Hence, while assuming that the number of States that participated from the third world was less, however, their participation and interventions during the negotiations convey emerging solidarity among the third world States(though African, Asian and Latin American States constituted almost half of the 59 participating States at the diplomatic conference). Their interventions provided a critique of the developed or the first world on several issues and underlined the similarities between the third world States. This pointed towards emerging third world solidarity which was carried forward to the later years and decades at the multilateral fora. This emerging dualism of first world critique and third world solidarity in the international law making process was evidently witnessed on some of the crucial issues of the Geneva Conventions. Two issues are analyzed here to substantiate the above arguments: These are common article 3 and the red cross emblem.
Common concerns of some third world States on common article 3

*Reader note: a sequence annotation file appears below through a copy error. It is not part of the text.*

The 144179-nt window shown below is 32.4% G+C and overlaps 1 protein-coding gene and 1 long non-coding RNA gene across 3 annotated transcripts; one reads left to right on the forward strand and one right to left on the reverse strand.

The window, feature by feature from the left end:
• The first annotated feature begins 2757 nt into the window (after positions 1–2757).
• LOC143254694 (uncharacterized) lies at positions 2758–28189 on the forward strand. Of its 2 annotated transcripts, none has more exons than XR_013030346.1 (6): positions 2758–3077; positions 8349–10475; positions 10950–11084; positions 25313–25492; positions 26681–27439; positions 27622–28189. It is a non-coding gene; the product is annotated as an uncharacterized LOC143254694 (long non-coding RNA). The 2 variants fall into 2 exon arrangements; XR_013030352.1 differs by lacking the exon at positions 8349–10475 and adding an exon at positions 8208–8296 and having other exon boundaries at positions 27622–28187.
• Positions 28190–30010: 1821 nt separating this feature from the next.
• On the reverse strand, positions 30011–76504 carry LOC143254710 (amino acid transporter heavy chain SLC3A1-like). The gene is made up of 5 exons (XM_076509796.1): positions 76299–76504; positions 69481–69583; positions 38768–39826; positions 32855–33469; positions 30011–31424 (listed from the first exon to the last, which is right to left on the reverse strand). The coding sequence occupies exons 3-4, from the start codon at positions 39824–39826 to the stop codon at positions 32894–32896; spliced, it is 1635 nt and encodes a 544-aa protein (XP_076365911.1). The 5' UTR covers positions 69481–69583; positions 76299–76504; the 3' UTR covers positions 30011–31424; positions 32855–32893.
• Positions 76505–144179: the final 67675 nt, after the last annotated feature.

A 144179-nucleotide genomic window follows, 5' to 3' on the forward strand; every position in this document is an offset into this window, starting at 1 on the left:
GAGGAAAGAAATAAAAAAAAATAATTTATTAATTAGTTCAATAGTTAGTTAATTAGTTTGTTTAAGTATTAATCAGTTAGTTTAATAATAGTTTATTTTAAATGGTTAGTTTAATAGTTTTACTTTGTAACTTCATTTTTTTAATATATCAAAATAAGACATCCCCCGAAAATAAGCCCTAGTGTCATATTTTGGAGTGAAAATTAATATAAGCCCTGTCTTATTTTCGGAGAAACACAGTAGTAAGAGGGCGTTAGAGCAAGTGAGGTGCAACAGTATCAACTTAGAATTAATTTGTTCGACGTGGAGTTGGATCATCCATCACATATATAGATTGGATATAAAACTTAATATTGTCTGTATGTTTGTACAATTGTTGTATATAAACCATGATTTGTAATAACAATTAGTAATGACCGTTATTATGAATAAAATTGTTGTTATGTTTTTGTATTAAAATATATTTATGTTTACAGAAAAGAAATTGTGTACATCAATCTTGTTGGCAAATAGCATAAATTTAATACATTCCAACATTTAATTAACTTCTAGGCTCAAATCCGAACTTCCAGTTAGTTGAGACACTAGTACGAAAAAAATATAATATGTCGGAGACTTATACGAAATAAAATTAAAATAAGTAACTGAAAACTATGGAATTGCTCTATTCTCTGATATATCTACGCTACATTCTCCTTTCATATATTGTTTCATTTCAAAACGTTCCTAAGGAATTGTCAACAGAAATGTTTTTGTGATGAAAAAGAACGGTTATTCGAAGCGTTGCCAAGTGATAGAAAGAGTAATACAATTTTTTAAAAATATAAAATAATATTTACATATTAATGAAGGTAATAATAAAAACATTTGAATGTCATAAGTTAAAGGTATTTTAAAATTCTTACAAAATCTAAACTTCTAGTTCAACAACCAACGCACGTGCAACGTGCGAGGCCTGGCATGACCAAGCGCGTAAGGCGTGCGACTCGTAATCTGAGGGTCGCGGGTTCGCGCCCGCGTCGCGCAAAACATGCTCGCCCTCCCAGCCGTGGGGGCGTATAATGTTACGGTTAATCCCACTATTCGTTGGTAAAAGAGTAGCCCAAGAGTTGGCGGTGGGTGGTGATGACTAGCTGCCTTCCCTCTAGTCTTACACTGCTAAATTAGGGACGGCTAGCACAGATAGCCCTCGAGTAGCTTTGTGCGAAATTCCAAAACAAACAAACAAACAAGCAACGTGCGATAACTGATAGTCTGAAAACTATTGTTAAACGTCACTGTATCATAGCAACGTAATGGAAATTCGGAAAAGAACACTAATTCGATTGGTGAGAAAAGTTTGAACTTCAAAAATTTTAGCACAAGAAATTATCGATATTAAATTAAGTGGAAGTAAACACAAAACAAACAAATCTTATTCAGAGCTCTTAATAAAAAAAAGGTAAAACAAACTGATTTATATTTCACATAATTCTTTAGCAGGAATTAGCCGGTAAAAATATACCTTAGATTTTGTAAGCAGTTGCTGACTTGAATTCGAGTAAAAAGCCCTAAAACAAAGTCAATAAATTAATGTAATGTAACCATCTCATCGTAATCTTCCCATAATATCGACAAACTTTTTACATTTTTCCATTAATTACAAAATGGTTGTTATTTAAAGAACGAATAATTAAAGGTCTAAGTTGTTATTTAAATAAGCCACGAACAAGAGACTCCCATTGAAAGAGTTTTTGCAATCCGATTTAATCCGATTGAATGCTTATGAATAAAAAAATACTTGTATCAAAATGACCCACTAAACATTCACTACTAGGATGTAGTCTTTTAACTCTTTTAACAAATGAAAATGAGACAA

Common article 3 is an innovative inclusion in the four Geneva Conventions. The text of this provision was an outcome of the negotiations involving differing views even prior to the diplomatic conference in 1949. There was a divided opinion on the application of the conventions to the internal conflicts. These views varied from extending the principles of the conventions as a whole to non-application. These diverse sensitivities led to the adoption of the narrowed version in the present form. It is worth noting that some of the newly independent third world States opposed the application of the GCs to internal conflicts.
The delegate from Burma, claiming to represent the Eastern countries, made a lengthy statement against the proposed provision. He stated:
Some of you, especially the delegations of Colonial Powers, have really been remarkably broadminded to support the Article, though it is going to encourage Colonial wars. We, the smaller nations, naturally feel much enthusiasm for Colonial wars, we like to help, we like to help them, but if you will refer to the number of conquered countries which have been given their independance, there is every hope-I go further and say it is certain-that in this highly enlightened age the remaining conquered countries of the world will also receive their independence without the loss of a single drop of blood. So the only help that the Article will give, if you adopt it, will be to those who desire loot, pillage, political power by undemocratic means, or those foreign ideologies seeking their own advancement by inciting the population of another country. (Final Record of the Diplomatic Conference of Geneva of 1949, Vol. II, Section B, p. 329.)